The Autism Society, Newfoundland and Labrador (ASNL), recently invited both candidates for leadership of the Liberal Party, Mr. John Abbott and Dr. Andrew Furey, to provide written answers to these questions.
Both questions relate to matters of policy and practice for which ASNL regularly receives questions and concerns from those in the ASD community.
ASNL sincerely thanks both candidates for responding to our questions.
- If you become leader, how will you change implementation of early intervention (ABA and JASPER):
a) so families are not suddenly forced to become employers with responsibility for hiring, scheduling, paying the therapist, etc.?
b) so parents are not forced to choose between a career or having their child receive needed therapy?
Mr. John Abbott
It is important that families have the resources necessary to provide adequate care and services for their loved ones with ASD. I will work with the Autism Society of Newfoundland and Labrador to determine the needs and appropriate solutions to the problems currently experienced with implementation of early intervention (ABA and JASPER).
From my own experience as a Chief Executive Officer of a not-for-profit organization, I see an opportunity here for the ASNL to expand its member benefits to manage the recruitment of therapy workers on behalf of families. This would reduce the burden on families that have no or little experience in this area.
Eliminating barriers to employment is a key element of my economic recovery plan. The cost of providing support services in order to help parents continue to work and further their careers is a worthwhile investment on many levels.
Dr. Andrew Furey
Early intervention has an important role to play in the lives of those with Autism and their loved ones. We are quite fortunate to have made great progress in this province when it comes to ABA and JASPER, and to be considered a leader in this country when it comes to JASPER in particular.
We want to continue that work, understanding that it must remain informed by the Autism Action Plan, in conjunction with the Autism Action Council. All stakeholders, including of course the Autism Society of Newfoundland and Labrador, have been working hard to create and implement short, medium, and long-term actions to improve care and we are committed to continuing that.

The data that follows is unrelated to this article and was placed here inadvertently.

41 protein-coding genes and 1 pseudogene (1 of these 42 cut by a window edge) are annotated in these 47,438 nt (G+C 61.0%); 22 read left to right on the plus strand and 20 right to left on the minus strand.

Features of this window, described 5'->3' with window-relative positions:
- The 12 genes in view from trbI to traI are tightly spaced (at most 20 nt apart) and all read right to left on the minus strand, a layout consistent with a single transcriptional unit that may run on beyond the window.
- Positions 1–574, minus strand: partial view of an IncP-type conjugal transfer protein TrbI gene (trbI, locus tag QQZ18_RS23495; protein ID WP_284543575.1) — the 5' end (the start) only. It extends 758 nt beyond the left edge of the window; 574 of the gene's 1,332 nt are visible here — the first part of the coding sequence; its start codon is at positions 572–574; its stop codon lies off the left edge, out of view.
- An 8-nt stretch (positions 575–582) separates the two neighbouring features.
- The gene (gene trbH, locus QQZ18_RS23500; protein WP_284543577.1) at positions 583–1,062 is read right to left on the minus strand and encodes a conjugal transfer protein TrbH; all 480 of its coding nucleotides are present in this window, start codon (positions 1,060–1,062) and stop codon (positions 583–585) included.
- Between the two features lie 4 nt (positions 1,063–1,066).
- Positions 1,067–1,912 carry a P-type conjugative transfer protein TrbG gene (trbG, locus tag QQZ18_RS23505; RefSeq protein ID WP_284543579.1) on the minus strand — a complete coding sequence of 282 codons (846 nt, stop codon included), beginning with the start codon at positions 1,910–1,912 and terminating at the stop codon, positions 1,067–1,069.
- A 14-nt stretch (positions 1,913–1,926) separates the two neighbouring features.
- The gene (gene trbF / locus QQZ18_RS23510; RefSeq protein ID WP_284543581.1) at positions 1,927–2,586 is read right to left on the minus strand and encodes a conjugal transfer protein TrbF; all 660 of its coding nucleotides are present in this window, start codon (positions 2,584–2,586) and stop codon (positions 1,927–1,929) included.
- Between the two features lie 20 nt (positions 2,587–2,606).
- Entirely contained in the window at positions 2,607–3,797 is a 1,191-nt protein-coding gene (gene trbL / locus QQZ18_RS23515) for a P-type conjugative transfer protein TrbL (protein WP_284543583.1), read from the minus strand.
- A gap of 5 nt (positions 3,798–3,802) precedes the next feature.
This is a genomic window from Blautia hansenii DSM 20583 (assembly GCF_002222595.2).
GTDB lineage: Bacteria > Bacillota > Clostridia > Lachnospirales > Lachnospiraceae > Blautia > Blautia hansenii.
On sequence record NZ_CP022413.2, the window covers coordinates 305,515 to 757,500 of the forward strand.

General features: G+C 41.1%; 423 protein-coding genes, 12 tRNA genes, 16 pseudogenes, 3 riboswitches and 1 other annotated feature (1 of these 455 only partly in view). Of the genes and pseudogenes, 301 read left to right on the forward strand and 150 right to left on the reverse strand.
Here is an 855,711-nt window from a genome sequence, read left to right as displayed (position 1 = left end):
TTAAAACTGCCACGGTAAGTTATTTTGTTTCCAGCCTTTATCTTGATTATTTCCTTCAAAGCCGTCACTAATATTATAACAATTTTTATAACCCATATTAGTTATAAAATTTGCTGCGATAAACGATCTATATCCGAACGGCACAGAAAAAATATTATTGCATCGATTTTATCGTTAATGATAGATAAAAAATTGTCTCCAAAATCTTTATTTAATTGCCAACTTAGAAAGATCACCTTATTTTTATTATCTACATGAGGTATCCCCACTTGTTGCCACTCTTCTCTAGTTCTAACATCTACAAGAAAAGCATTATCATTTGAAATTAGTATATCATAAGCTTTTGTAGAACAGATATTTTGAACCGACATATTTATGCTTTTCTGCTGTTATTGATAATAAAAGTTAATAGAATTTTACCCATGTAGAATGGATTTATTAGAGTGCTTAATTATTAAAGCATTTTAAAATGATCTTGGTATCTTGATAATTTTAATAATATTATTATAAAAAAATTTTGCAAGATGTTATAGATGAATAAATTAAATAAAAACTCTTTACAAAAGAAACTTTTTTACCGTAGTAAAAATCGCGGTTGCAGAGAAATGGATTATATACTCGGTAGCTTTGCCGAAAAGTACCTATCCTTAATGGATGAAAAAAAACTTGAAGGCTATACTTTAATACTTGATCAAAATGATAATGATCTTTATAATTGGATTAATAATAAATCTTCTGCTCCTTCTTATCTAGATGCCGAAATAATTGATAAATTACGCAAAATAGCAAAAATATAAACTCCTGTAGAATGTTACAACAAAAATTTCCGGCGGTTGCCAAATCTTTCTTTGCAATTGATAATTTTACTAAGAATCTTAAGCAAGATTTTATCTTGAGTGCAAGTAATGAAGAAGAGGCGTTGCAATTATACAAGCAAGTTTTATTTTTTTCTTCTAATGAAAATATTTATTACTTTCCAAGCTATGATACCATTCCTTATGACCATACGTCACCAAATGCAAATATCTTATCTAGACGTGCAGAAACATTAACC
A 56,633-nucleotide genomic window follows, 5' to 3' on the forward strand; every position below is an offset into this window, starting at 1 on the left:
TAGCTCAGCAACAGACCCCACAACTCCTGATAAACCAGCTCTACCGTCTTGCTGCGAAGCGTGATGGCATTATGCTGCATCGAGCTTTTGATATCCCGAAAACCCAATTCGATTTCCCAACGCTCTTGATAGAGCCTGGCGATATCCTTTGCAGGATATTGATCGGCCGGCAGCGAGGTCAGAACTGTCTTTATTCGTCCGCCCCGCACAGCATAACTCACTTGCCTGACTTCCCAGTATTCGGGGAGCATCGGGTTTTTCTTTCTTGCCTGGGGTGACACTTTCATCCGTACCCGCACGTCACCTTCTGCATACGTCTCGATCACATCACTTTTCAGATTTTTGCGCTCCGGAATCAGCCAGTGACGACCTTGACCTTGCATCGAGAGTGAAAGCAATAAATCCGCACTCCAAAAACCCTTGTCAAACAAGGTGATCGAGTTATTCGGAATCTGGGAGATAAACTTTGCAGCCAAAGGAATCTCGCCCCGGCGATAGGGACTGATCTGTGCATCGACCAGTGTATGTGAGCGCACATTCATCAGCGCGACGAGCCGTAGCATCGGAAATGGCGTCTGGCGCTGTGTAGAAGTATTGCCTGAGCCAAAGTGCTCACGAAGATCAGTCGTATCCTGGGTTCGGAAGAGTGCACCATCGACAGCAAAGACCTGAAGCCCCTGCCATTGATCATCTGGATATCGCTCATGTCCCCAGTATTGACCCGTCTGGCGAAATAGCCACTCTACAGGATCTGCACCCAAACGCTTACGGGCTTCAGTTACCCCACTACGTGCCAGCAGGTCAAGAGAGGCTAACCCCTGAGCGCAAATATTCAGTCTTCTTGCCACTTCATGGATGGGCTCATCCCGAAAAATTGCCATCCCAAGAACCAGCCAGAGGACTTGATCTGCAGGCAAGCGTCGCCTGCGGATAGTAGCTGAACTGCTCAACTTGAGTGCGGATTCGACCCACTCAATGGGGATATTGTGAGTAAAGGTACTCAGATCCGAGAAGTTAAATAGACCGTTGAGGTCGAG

- Using family income as a criterion for accessing government-funded respite is denying care to many people with ASD. How and when will you remove this barrier to desperately needed care?
Mr. John Abbott
If individuals with ASD are unable to get respite care due to income levels, this has to change. No one should be denied access to important care on the basis of income. The economic situation in this province has changed dramatically and what was once affordable for families may not be affordable any longer. I commit to reviewing the criterion for accessing government-funded respite so that all families have access to this needed service.
Dr. Andrew Furey
We understand that families should be spared any undue burdens wherever possible. We also understand that there are many dedicated respite workers playing an important role in the overall care of people with ASD, and offering their families and caregivers much-needed relief when needed. We are certainly open to discussing this and any other concerns with the Autism Society of Newfoundland and Labrador, and other stakeholders. We also acknowledge and appreciate the thoughtful, collaborative work contained within the Autism Action Plan and will work to ensure it is on schedule, as best it can be, in these challenging times.